The University that Built a Nation

Discovering Natural Gas

The discovery of gas fields in the Mediterranean 6 miles off Israel’s coast in 2010 was considered a major development for economic security; for energy independence, which had long been a strategic vulnerability; and in positioning Israel as a key player in the regional energy market.

But first, Israel needed to find the petroleum and natural gas engineers to bring the gas to shore safely and process it efficiently. As with all new technological challenges, Israel turned to the Technion.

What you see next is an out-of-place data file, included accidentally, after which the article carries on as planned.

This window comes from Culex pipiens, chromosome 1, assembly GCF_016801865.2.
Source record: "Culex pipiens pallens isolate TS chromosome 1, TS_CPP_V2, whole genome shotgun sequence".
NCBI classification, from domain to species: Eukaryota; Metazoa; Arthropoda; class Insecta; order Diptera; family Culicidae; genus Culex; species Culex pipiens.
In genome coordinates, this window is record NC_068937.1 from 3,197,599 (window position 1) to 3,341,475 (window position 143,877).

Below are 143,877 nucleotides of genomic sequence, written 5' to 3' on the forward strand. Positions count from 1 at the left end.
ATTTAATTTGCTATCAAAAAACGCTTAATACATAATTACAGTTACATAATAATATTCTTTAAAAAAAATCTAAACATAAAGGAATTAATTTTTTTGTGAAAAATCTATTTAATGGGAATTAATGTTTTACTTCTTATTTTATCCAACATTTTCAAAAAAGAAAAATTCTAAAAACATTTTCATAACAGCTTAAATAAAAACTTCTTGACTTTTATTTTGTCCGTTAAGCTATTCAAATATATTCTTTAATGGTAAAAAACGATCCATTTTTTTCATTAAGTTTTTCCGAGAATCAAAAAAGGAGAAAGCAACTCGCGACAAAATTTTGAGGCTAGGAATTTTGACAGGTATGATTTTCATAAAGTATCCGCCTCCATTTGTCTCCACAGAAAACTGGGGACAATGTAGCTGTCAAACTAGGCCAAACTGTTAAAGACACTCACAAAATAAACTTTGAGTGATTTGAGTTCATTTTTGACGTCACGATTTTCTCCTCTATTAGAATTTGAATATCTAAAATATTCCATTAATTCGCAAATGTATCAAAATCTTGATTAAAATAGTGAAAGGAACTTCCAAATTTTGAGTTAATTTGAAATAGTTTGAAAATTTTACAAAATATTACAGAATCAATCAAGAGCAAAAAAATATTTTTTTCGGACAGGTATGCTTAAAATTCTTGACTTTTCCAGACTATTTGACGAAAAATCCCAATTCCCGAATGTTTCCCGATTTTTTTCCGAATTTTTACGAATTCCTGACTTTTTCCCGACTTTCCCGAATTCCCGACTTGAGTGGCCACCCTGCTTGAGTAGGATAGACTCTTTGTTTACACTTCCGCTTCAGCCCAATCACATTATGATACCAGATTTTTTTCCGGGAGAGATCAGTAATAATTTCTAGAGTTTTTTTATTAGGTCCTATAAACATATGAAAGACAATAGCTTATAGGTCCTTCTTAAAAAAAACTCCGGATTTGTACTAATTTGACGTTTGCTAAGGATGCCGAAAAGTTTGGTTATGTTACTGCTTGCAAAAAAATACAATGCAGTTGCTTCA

The university immediately launched a Master of Energy Engineering program with a focus on natural gas and petroleum engineering. Formal studies began in December 2011. Today, 70% of Israel’s energy comes from natural gas.

It has reduced carbon emissions by 32% and has saved the country about $6 billion in energy costs and $47.8 billion in pollution-related costs. With more natural gas than it can consume or export, Israel is hoping to supply gas to the European Union via a pipeline to Cyprus, which would be an economic boon for the tiny country.